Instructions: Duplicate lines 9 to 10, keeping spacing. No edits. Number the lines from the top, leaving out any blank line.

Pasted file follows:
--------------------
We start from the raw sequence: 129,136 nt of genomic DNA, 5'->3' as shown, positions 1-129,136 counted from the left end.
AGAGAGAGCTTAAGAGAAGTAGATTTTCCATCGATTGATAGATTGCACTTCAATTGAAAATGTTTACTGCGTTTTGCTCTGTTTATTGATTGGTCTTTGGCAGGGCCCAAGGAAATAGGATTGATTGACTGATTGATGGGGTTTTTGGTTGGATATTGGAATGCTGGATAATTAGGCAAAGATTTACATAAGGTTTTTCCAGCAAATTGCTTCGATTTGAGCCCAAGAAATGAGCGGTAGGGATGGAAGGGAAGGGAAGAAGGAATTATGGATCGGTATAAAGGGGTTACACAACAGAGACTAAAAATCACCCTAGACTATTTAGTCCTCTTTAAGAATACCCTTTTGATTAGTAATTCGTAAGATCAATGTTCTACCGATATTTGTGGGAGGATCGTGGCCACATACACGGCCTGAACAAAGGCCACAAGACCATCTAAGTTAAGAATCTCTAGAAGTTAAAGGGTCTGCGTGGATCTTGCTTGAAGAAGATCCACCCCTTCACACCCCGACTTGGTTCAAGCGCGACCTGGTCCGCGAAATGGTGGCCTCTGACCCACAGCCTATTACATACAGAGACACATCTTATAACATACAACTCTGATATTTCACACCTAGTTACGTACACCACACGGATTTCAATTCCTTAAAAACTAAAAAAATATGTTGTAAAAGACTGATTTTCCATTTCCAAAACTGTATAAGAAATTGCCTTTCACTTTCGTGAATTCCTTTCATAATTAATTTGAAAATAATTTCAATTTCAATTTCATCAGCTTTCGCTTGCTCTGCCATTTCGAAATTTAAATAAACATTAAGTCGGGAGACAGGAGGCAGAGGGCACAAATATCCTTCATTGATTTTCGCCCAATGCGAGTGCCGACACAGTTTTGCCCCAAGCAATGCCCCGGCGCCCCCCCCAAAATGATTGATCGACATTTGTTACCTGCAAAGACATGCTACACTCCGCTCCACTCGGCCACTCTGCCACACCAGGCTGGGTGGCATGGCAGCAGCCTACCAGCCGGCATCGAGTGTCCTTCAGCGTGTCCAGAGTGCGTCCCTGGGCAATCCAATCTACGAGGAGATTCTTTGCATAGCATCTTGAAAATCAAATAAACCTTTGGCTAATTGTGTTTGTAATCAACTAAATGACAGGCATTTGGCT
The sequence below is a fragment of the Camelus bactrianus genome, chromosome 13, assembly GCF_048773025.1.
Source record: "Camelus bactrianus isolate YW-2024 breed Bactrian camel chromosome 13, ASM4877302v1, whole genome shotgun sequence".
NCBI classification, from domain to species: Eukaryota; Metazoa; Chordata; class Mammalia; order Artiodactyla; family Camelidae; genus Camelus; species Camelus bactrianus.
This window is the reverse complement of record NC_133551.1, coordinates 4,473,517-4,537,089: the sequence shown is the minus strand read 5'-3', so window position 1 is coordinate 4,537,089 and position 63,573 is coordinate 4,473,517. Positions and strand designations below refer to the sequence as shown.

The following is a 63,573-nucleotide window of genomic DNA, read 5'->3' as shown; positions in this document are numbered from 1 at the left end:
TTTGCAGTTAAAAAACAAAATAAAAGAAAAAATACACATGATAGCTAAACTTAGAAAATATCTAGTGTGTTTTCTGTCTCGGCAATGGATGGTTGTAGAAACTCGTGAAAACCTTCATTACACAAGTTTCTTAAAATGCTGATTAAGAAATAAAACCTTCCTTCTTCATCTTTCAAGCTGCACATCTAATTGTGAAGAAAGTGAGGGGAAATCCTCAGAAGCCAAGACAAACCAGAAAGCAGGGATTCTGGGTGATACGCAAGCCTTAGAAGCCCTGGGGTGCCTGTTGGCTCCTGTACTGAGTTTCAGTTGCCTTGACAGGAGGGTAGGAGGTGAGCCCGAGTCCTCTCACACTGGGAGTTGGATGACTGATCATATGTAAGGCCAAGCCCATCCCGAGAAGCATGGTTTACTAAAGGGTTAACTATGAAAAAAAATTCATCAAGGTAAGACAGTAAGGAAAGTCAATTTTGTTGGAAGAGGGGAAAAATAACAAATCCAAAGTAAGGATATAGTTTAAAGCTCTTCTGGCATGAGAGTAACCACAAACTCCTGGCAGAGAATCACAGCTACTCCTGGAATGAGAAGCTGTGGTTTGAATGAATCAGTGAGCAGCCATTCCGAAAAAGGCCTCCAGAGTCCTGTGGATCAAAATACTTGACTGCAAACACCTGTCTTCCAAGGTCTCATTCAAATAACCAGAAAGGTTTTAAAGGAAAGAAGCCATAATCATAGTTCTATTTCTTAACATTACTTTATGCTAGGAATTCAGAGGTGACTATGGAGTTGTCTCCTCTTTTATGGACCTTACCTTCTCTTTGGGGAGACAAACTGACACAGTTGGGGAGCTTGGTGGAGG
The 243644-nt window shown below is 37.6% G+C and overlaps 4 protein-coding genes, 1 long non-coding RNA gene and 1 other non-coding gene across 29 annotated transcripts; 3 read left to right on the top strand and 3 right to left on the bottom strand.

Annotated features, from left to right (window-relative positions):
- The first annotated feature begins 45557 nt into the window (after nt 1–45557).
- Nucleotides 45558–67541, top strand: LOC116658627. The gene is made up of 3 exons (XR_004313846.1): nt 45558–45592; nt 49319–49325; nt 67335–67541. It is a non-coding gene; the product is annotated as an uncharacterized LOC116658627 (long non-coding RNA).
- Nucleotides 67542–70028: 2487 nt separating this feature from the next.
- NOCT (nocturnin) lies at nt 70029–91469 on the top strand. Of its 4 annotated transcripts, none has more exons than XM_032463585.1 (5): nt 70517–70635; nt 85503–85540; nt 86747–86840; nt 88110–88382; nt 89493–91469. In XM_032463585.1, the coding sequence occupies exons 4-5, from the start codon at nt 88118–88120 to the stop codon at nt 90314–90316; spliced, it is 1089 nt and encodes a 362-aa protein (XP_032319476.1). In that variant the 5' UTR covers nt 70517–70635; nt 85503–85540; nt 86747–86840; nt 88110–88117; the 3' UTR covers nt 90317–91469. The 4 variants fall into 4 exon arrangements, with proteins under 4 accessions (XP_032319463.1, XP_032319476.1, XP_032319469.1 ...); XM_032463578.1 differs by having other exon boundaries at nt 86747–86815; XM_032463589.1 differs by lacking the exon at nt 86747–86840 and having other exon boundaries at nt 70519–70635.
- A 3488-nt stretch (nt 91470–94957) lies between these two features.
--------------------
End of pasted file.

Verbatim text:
The 243644-nt window shown below is 37.6% G+C and overlaps 4 protein-coding genes, 1 long non-coding RNA gene and 1 other non-coding gene across 29 annotated transcripts; 3 read left to right on the top strand and 3 right to left on the bottom strand.

Annotated features, from left to right (window-relative positions):